We recognized the importance of focusing on what Benjamin
can do, and building on those skills, instead of focusing on—and trying to "fix"—what
he cannot do.
When my son, Benjamin, was very young, he was routinely assessed by professionals, like most children and adults with disabilities, and I was routinely disturbed by these assessments—they told me everything my son could not do. (Duh! Tell me something I didn’t already know!) As a three-year-old with cerebral palsy, he couldn’t sit up, crawl, or walk; didn’t have the pincer grasp, protective reflexes, and more; and he had just started talking.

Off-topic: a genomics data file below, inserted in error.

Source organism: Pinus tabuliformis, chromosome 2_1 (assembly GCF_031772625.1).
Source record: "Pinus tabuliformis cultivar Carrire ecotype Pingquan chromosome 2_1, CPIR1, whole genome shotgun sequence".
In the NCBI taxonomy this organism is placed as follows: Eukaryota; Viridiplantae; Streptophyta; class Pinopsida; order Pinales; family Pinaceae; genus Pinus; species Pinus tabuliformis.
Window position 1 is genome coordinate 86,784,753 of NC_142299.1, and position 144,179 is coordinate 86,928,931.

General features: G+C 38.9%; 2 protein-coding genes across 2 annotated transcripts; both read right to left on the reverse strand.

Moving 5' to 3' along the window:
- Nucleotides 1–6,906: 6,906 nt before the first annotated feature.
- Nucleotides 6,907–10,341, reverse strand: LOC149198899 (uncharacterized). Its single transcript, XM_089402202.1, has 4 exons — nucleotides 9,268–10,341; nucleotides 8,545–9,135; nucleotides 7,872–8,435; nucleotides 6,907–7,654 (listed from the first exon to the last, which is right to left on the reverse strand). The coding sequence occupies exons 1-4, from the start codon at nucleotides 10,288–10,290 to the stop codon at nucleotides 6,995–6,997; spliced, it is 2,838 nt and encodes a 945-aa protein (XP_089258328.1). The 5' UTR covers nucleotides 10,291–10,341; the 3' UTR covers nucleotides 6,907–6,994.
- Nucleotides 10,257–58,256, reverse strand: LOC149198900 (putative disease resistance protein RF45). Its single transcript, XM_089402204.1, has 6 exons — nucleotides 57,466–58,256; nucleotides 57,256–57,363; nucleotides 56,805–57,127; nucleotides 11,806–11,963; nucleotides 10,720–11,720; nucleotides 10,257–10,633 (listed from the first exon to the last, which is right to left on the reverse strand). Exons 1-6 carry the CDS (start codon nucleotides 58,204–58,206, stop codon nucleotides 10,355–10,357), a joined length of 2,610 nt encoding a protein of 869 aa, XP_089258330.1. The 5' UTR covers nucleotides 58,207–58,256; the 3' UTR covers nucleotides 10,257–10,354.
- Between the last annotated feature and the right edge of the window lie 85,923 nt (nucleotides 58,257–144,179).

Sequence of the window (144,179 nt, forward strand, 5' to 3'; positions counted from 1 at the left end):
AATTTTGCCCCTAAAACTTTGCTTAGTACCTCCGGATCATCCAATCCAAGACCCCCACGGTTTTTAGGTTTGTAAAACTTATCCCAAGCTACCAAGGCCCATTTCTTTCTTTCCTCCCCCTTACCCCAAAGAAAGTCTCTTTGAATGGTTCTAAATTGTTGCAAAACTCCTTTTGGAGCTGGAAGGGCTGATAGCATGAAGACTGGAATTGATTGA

Benjamin was also a happy, funny, and determined kiddo with many abilities. Once he began to talk, he demonstrated an extraordinary auditory memory and the gift of mimicry: he perfectly recited dialogue from “Thomas, the Tank Engine” videos with a British accent!
But because the strengths he did have were not included in the developmental assessments, they didn’t count. Thus, based on the tests, he looked like a failure. The child represented by test results was not the child we knew. So we declined formal assessments, opting for informal assessments instead . . . Click here to continue.
New Ways of Thinking and Revolutionary Common Sense